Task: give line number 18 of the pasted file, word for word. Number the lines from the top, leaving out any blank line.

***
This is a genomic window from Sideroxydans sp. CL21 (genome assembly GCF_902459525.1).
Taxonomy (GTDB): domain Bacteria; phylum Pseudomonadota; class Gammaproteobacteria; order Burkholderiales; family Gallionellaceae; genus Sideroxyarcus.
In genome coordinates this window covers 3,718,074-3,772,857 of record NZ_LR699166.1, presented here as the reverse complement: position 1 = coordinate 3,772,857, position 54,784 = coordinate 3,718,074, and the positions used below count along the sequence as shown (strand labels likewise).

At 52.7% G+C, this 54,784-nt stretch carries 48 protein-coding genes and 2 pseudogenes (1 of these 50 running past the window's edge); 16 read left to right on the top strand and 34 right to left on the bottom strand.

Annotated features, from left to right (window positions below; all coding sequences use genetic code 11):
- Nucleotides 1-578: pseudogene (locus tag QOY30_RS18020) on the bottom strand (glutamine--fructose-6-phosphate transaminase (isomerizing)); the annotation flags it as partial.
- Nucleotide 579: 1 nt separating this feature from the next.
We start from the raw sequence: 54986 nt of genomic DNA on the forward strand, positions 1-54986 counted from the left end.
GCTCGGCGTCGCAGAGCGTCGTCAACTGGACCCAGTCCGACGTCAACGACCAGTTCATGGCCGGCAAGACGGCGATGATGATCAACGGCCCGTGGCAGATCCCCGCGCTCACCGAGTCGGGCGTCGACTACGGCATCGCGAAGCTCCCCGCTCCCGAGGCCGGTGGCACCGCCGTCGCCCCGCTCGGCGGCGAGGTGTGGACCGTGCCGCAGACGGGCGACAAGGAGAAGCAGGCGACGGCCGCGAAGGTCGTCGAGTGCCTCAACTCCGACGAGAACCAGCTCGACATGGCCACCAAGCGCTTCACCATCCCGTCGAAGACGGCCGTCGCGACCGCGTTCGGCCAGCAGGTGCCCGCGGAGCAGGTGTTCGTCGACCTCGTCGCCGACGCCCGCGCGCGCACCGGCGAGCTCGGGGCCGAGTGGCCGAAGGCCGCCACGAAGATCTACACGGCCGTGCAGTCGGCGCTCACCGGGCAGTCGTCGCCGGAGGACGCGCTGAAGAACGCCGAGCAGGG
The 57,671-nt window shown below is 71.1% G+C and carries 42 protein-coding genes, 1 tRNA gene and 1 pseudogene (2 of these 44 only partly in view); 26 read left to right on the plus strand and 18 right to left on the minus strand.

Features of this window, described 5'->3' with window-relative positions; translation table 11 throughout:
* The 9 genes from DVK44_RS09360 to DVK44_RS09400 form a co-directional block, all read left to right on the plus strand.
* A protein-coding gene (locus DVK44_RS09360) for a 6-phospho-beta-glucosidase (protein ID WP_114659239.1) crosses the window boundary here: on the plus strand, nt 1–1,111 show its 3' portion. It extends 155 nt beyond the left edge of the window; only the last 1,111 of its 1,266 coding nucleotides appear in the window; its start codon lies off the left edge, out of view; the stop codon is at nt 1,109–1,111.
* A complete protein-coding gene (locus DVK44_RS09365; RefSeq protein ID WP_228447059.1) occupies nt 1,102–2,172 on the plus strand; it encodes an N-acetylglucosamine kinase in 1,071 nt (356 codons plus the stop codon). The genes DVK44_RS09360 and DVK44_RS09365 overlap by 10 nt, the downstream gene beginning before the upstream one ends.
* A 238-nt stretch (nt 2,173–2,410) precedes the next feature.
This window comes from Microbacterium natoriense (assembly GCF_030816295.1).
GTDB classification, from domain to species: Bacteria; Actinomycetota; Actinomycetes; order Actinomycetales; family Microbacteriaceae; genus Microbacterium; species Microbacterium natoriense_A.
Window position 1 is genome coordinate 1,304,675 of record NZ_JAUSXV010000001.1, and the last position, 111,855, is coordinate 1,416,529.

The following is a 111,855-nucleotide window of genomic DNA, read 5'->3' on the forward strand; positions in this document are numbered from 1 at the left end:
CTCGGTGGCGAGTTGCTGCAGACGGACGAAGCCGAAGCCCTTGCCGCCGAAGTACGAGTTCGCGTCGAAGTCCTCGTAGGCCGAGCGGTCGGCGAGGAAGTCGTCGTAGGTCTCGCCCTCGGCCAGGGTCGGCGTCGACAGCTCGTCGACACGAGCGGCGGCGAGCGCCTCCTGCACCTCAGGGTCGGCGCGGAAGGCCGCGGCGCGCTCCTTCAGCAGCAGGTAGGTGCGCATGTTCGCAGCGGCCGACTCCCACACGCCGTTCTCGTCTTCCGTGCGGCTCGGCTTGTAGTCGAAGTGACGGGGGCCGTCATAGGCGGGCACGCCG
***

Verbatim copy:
Window position 1 is genome coordinate 1,304,675 of record NZ_JAUSXV010000001.1, and the last position, 111,855, is coordinate 1,416,529.